JELLICO, Tenn. — The Jellico City Council voted Thursday to order Rennova Health to vacate the Jellico Medical Center within 30 days, leaving the city without a hospital provider, the mayor said.
The city's attorney said the long-troubled hospital company had breached the terms of its contract at the city-owned site by not fulfilling its obligation to operate as a general acute care hospital.
Elizabeth Burrell said the facility has not admitted a patient since late November and often does not have adequate staff to provide patient care.
“I kind of tend to agree with the mayor," Burrell said. "It is kind of a fancy urgent care.”
"The city [council] doesn’t feel like the current operator is offering the services they are required to under the contract," she said. "They believe they want a hospital in Jellico that can help its citizens.”
Jellico mayor Dwight Osborn said "We are doing everything we can to improve the healthcare situation in Jellico."
Burrell said she has not yet written the letter notifying Rennova of the city's plans to terminate the contract.
In a lengthy statement to 10News, Rennova CEO Seamus Lagan said he learned about the city's intent to terminate in the press and on social media.
"The hospital needs a significant capital investment to upgrade heating and cooling systems to make it fit for purpose as a fully functioning hospital," he said.
He said Rennova is willing to share its plans with the city and that the city council is aware of issues with the hospital building, which he said restricts the ability to do surgery.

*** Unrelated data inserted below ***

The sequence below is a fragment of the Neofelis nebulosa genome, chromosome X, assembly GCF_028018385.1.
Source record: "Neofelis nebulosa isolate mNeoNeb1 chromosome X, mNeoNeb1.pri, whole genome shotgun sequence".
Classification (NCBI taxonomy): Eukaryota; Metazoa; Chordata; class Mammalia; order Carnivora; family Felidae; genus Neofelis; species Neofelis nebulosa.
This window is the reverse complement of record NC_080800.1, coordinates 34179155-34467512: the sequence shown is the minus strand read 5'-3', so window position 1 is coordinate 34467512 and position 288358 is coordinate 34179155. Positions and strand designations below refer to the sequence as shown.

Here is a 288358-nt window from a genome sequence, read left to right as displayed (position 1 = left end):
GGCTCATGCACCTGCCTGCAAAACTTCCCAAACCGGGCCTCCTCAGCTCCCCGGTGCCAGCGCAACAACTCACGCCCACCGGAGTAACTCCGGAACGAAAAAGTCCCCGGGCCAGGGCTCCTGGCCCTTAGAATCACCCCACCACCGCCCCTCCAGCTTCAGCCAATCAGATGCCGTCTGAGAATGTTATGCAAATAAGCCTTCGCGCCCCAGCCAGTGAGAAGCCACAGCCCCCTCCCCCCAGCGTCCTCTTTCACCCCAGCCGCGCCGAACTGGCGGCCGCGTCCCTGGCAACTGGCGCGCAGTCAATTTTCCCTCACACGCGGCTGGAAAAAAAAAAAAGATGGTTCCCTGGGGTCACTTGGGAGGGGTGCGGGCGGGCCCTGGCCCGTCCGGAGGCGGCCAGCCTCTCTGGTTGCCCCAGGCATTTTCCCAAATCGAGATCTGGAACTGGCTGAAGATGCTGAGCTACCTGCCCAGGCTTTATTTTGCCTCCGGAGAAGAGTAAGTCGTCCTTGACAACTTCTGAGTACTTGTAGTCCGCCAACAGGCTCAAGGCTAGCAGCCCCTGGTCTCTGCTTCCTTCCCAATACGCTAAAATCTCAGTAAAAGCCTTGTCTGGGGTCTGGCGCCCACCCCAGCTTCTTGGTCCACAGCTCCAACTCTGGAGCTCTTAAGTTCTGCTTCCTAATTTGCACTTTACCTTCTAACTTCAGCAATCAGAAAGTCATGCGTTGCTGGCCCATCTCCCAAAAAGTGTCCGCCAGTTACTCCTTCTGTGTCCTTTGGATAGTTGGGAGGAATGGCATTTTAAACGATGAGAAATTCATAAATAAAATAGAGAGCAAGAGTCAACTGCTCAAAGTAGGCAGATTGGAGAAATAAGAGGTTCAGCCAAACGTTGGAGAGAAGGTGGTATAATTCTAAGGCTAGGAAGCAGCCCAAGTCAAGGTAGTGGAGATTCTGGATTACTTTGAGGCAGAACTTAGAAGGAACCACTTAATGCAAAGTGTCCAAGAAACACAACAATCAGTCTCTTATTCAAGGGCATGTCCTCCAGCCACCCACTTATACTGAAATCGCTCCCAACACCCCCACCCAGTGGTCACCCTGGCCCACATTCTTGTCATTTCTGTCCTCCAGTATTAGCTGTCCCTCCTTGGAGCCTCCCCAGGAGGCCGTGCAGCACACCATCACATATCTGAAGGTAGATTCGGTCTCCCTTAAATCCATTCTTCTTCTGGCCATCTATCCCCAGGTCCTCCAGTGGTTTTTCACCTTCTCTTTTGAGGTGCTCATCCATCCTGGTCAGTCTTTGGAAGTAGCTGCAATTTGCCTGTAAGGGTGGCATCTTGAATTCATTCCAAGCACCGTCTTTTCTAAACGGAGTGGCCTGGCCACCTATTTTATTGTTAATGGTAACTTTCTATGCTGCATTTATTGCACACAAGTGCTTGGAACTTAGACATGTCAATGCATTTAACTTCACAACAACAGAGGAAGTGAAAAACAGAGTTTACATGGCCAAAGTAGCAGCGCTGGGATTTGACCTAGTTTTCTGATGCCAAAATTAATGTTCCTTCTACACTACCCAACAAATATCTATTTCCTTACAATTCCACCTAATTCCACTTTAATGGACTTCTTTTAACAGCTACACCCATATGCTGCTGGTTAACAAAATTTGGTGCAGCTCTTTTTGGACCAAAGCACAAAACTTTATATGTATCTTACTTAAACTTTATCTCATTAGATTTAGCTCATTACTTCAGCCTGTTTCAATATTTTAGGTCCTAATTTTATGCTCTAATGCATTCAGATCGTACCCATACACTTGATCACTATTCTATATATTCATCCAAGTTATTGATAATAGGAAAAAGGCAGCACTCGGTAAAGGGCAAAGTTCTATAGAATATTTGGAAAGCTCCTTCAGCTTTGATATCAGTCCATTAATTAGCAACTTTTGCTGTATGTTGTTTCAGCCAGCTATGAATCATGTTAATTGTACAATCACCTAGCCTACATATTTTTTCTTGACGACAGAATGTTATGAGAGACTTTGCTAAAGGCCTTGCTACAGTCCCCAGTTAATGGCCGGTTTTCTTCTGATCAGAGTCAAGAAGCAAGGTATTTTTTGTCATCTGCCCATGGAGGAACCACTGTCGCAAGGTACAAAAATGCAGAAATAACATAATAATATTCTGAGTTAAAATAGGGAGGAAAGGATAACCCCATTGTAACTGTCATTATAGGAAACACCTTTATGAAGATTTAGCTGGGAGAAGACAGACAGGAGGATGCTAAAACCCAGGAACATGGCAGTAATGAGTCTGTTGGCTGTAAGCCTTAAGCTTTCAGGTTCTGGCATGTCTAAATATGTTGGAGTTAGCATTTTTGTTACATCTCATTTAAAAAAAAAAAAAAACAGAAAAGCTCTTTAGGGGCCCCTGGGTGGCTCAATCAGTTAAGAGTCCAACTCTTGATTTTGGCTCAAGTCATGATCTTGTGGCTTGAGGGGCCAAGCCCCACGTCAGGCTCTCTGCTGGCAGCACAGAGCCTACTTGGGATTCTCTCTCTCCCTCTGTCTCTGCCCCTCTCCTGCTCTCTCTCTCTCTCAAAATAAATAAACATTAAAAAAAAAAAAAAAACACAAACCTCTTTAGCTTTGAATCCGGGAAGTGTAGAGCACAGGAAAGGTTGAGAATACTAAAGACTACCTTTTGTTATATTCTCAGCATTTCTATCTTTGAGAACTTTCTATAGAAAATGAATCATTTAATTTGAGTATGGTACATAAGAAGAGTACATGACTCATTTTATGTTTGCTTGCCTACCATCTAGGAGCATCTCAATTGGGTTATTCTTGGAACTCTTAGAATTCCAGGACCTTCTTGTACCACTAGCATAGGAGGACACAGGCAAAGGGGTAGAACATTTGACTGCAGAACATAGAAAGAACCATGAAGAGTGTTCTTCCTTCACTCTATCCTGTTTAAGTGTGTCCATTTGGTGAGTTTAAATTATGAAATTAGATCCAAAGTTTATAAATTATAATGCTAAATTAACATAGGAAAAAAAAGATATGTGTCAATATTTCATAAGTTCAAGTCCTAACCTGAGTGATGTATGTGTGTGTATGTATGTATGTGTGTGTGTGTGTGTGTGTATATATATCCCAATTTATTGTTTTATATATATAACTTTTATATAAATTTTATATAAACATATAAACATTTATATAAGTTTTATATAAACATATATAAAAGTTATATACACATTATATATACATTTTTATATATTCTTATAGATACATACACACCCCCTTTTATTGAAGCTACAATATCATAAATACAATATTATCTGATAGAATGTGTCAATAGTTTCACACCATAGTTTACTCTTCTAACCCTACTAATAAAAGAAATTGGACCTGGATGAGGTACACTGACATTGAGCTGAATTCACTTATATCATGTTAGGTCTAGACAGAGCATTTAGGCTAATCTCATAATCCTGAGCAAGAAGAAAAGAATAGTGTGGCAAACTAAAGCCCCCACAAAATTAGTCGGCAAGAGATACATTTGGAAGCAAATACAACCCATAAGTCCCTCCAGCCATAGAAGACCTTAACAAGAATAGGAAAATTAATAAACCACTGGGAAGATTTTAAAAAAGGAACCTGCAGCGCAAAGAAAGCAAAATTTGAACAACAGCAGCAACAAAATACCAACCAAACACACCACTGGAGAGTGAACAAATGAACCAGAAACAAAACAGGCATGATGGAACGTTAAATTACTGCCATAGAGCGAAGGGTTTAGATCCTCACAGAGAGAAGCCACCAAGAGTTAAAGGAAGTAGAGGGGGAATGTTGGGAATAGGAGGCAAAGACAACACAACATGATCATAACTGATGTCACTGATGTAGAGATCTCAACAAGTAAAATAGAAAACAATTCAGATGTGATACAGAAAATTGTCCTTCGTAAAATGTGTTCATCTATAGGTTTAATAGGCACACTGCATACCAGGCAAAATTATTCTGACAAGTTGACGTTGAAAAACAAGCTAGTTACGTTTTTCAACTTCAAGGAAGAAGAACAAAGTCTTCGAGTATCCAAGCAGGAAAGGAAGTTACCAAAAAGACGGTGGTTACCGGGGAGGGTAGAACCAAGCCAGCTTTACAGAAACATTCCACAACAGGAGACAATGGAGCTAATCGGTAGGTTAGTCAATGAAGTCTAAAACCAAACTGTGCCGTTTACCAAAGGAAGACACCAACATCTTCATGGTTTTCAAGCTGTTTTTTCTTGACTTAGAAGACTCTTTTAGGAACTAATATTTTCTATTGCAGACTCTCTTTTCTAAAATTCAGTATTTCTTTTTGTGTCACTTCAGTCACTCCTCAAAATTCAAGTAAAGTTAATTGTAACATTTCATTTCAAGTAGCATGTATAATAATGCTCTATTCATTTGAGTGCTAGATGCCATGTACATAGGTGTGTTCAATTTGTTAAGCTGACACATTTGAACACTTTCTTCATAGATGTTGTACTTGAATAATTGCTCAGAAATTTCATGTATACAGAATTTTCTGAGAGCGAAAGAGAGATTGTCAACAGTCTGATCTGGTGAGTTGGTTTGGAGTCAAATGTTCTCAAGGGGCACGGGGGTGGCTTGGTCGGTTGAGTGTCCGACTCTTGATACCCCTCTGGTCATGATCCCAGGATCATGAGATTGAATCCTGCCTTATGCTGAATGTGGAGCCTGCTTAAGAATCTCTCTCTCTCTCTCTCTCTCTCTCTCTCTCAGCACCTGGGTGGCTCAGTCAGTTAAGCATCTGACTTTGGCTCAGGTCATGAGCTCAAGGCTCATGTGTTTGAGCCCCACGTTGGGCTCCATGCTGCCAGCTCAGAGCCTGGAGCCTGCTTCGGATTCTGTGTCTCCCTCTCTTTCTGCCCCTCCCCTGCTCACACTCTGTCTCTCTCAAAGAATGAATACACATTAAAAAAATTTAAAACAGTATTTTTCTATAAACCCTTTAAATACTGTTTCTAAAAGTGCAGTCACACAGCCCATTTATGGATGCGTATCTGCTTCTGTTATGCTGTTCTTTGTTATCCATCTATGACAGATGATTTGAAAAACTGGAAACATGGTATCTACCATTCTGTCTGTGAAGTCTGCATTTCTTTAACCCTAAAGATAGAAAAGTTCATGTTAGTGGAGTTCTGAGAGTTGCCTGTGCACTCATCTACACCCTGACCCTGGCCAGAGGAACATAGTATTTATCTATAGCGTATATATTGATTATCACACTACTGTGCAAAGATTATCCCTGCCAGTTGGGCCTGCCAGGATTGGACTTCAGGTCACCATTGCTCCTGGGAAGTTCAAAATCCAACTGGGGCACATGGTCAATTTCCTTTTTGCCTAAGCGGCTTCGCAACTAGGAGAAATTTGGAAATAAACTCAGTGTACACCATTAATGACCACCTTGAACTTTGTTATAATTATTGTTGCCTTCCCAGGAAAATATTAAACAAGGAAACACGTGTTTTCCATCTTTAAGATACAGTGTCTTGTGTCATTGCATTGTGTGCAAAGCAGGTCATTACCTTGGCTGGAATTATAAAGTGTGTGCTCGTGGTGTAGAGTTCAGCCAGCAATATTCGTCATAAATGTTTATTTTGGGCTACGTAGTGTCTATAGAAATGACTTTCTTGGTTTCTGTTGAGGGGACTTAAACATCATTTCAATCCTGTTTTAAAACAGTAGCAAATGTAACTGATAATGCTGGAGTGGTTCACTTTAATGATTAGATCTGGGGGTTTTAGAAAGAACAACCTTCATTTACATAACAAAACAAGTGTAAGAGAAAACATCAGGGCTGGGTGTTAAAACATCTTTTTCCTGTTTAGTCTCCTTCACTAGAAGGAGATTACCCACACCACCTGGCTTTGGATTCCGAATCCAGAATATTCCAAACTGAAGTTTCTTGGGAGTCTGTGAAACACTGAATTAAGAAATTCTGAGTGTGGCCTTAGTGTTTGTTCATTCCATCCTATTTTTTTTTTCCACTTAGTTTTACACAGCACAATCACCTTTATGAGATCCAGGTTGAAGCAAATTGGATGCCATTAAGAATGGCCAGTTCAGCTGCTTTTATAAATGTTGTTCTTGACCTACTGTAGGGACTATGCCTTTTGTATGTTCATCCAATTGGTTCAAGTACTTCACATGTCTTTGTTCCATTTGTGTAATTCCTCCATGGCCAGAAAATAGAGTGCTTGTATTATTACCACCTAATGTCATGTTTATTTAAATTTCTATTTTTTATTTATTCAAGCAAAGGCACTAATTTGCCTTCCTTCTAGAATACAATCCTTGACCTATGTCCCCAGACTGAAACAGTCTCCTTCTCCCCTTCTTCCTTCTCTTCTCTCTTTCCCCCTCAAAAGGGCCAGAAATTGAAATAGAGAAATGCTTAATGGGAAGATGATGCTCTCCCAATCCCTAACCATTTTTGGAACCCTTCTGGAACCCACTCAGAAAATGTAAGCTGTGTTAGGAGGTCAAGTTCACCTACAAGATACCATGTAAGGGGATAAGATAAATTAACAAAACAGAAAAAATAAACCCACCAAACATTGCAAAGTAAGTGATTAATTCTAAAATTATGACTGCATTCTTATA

"They are aware of the deficiencies in their building and must realize that either they or someone else will have to make the required investment of probably $500,000 or more if the facility is to continue in use as a hospital," Lagan said.
"We are not aware of anyone other than us committed to making this investment at present, so I fail to see how such a decision by the [city council] benefits the community or the current employees at any point in the future."
Lagan acknowledged it has been months since the Jellico facility admitted a patient. He said staff members left for better paying facilities, which also impacted the company's ability to accept inpatients.
During its time in Tennessee, Rennova has faced enormous financial difficulty. In a June financial filing with the Securities and Exchange Commission, it said owed $49 million and spent $2 for every $1 the company took in.
In the past two years, hospital employees said the company was routinely late making payroll, allowed hospital supplies to dwindle to dangerous levels and eventually closed the Jamestown hospital after federal regulators pulled insurance funding over compliance issues.